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NQR detector for tainted medicines and impure food supplements

Fake or low-quality medicines and food supplements are a continuing global problem in developing nations, and indeed the developed world is not immune. A researcher at Case Western Reserve University, Cleveland, Ohio, USA, is developing a low-cost, portable prototype designed to detect tainted medicines and food supplements. The technology can authenticate good medicines and supplements.

“There is a big problem with counterfeit and substandard medicines in poorer countries, particularly in Africa and Asia”, said Soumyajit Mandal, assistant professor in the Department of Electrical Engineering and Computer Science in the Case School of Engineering. “In the US, the biggest problem is with various dietary supplements.”

Mandal and his collaborators are developing a small detector using Nuclear Quadrupole Resonance (NQR) spectroscopy that has been preliminary tested in field trials. NQR spectroscopy is non-invasive and non-destructive and can analyse medicines and supplements in pill or powder form. Most chemical elements have nuclei that generate NQR signals; almost all medicines have API with NQR-active nuclei.

“The work builds on—and improves—a related project introduced in Europe a few years ago to create a portable, low-cost detector for medicines”, Mandal said. Details have been published in Transactions on Computational Biology and Bioinformatics in a paper titled “Authentication of Medicines using Nuclear Quadrupole Resonance Spectroscopy” (doi: 10.1109/TCBB.2015.2511763).

Research participants are Professor Swarup Bhunia at the University of Florida, in Gainesville, FL, USA, and Research Fellow Jamie Barras and Professor Kaspar Althoefer, both at King’s College London, UK.

“Current results are very promising and have advantages over competing methods”, Mandal said. “The required instrumentation is simple and low-cost, compared to other analytical techniques, such as optical spectroscopy.”

A medicine or dietary supplement might be incorrectly labelled for a variety of reasons—intentional fraud, poor manufacturing practices and degradation due to poor storage or post-expiration date. The key to detection is to know the proper active pharmaceutical ingredients (API) in a medicine or supplement, so technicians can determine whether a pill or powder is what it appears to be. The technology being developed in Mandal’s lab does not authenticate liquids.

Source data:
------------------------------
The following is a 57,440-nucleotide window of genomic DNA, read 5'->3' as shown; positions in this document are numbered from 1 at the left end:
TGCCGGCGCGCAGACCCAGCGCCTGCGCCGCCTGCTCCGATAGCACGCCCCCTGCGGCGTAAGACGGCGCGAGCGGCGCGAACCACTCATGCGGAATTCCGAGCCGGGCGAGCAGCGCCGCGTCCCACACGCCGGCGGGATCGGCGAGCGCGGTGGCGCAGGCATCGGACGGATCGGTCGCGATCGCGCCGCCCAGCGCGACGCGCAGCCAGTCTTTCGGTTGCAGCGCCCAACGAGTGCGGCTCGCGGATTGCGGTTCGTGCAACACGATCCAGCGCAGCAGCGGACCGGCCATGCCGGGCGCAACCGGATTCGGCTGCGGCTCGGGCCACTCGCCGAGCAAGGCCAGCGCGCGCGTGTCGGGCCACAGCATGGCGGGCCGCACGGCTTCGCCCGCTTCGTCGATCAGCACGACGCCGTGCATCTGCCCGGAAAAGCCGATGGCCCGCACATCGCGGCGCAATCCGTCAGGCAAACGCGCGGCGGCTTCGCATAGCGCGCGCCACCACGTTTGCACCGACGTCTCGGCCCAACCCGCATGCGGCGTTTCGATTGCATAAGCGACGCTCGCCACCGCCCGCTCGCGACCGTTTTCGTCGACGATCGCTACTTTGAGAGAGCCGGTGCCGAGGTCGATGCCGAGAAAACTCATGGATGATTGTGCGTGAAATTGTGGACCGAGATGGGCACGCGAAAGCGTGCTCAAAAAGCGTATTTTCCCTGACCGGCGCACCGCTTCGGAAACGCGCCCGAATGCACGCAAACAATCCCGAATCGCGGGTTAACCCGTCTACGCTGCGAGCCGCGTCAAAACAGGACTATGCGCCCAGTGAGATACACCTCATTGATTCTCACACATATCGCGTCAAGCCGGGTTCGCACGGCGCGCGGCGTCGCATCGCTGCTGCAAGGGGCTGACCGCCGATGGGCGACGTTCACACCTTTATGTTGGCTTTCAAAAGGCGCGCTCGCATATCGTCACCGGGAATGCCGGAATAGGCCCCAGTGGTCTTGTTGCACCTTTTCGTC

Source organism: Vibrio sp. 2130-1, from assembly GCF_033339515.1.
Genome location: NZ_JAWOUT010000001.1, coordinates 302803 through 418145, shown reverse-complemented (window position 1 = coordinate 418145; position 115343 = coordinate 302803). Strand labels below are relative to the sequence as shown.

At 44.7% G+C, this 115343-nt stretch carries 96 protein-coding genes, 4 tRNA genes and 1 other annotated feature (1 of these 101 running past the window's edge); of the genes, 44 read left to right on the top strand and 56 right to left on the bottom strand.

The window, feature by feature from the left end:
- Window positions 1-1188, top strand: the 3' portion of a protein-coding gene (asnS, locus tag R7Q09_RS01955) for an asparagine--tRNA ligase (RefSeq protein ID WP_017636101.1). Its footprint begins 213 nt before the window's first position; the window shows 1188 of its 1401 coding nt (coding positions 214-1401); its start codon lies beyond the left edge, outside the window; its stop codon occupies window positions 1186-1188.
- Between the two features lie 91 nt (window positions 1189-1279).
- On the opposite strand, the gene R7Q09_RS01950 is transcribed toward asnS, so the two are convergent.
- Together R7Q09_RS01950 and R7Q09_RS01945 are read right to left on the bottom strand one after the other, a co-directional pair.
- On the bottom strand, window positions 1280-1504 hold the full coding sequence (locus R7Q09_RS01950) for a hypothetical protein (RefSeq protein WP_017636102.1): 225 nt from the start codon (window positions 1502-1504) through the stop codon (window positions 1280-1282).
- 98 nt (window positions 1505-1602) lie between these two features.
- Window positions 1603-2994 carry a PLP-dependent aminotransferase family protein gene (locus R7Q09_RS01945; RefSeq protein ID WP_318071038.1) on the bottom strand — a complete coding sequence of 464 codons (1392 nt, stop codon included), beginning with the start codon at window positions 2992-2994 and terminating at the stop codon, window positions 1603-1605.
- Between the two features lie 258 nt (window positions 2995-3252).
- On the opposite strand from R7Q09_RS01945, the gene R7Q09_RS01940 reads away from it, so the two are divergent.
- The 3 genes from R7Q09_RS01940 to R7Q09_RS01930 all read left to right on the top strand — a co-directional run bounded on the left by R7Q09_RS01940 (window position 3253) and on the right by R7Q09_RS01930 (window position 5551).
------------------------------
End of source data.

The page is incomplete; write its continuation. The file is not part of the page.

Mandal’s research team proposes a “chemometric passport approach” for quality assurance. Data on packaged medicines will be derived from a spectroscopic analysis performed at the point of manufacture. The contents of the packet will later be authenticated by matching the results of another spectroscopic analysis using unique chemical identifiers from a reference spectrum.

Authentication information can be accessed either from a secure database stored in the cloud, or from information encoded directly within the product barcode. The absence of a match triggers a “contents don’t match the label” alarm on the testing device.

Mandal said that capability would be particularly useful at customs checkpoints and postal sorting offices when a barcode might not be visible. One day, he said, a person might be able to test his or her own medicines or supplements at home, which would have a direct effect on public health.

The research is showing that NQR isn’t sensitive to pill coatings and non-metallic packaging material, Mandal said.

“Part of what we are proposing is to take this product and do a systematic survey of how much misidentification there is out there,” Mandal said. “We need more data to understand the extent of the problem. We are recruiting people willing to try our prototype.”


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